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First upper molar and mandible shape of wood mice (Apodemus sylvaticus) from northern Germany: ageing, habitat and insularity

Abstract : The patterns of shape variation of the first upper molar and mandible have been investigated within and among wood mice (Apodemus as sex and age of the animals could be a source of within-group morphological variability interfering with among-groups patterns of differentiation. The relative importance of both sources of shape variation was investigated, in order to evaluate the robustness of patterns of fine-scale geographic differentiation. The increasing age of the animals, estimated by wear stages of the upper tooth row, caused significant variations in size and shape of the molars due to progressive abrasion of the cusps. It also involved shape changes of the mandible due to bone remodelling. However, these intrapopulational effects are of limited importance compared to geographic differentiation. Gene flow among populations should be favoured across mainland populations but lowered between mainland and islands, and to a lesser extent among close islands. Shape differences in molars are in agreement with this expected pattern of gene flow. Patterns of mandible differentiation rather match local variations in habitats. At this fine geographic scale, molar shape would vary according to the amount of genetic exchange among populations whereas mandible shape might be under local selective and/or functional constraints.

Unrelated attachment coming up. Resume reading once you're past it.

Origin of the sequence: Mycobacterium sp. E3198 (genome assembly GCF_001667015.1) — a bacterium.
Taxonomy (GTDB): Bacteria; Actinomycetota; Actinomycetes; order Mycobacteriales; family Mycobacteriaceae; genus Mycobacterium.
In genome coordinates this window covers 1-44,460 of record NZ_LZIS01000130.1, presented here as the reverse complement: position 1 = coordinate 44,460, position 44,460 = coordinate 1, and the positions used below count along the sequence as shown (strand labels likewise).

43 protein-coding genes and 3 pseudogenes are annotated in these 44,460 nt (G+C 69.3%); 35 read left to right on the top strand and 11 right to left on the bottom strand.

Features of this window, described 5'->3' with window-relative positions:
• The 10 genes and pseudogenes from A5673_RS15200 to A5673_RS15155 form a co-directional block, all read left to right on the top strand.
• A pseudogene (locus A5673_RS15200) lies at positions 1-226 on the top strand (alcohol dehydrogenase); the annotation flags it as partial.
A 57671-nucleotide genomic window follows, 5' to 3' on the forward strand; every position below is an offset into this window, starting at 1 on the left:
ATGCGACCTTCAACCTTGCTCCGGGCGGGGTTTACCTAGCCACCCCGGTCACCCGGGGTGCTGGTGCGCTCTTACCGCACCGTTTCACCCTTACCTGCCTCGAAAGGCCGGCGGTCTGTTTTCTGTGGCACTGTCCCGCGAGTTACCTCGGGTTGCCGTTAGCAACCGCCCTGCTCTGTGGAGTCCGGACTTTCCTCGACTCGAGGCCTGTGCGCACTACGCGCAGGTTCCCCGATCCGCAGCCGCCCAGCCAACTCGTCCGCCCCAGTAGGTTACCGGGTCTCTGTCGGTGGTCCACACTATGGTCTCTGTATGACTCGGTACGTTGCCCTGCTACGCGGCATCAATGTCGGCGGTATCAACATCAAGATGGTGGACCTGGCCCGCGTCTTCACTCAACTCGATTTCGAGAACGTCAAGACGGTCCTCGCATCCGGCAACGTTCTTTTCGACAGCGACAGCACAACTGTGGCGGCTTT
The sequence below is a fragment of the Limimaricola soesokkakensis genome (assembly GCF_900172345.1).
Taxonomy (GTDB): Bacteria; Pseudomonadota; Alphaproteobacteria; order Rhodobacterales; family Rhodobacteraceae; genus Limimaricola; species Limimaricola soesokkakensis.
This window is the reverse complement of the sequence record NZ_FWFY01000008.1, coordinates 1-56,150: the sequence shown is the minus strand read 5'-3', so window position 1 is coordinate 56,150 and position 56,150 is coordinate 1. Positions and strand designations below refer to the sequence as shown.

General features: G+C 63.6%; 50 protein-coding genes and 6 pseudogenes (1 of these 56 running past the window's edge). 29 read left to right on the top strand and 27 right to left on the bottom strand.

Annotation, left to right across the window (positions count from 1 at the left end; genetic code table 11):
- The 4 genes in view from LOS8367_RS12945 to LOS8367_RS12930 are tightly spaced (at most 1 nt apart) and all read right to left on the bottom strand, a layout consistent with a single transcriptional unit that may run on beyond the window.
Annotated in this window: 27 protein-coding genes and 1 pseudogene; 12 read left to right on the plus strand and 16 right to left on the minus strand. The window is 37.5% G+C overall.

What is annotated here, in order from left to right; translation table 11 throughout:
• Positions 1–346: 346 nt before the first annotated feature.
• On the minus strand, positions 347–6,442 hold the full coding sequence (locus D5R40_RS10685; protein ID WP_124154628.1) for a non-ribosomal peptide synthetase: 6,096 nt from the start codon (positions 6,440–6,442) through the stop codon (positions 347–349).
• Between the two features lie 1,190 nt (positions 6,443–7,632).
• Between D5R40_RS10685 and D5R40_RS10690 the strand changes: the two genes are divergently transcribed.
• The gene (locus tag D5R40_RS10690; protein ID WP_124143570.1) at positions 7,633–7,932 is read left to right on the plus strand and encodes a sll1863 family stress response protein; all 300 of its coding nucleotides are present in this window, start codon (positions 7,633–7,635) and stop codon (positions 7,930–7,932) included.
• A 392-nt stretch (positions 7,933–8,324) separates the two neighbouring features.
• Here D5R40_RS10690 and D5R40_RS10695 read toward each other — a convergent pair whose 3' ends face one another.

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https://hal.archives-ouvertes.fr/hal-00180844
Contributor : Doriane Gabrielli <>
Submitted on : Monday, October 22, 2007 - 10:52:19 AM
Last modification on : Friday, September 10, 2021 - 2:22:02 PM

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Sabrina Renaud. First upper molar and mandible shape of wood mice (Apodemus sylvaticus) from northern Germany: ageing, habitat and insularity. Mammalian Biology, Elsevier, 2005, 70 (3), pp.157-170. ⟨10.1016/j.mambio.2004.10.004⟩. ⟨hal-00180844⟩

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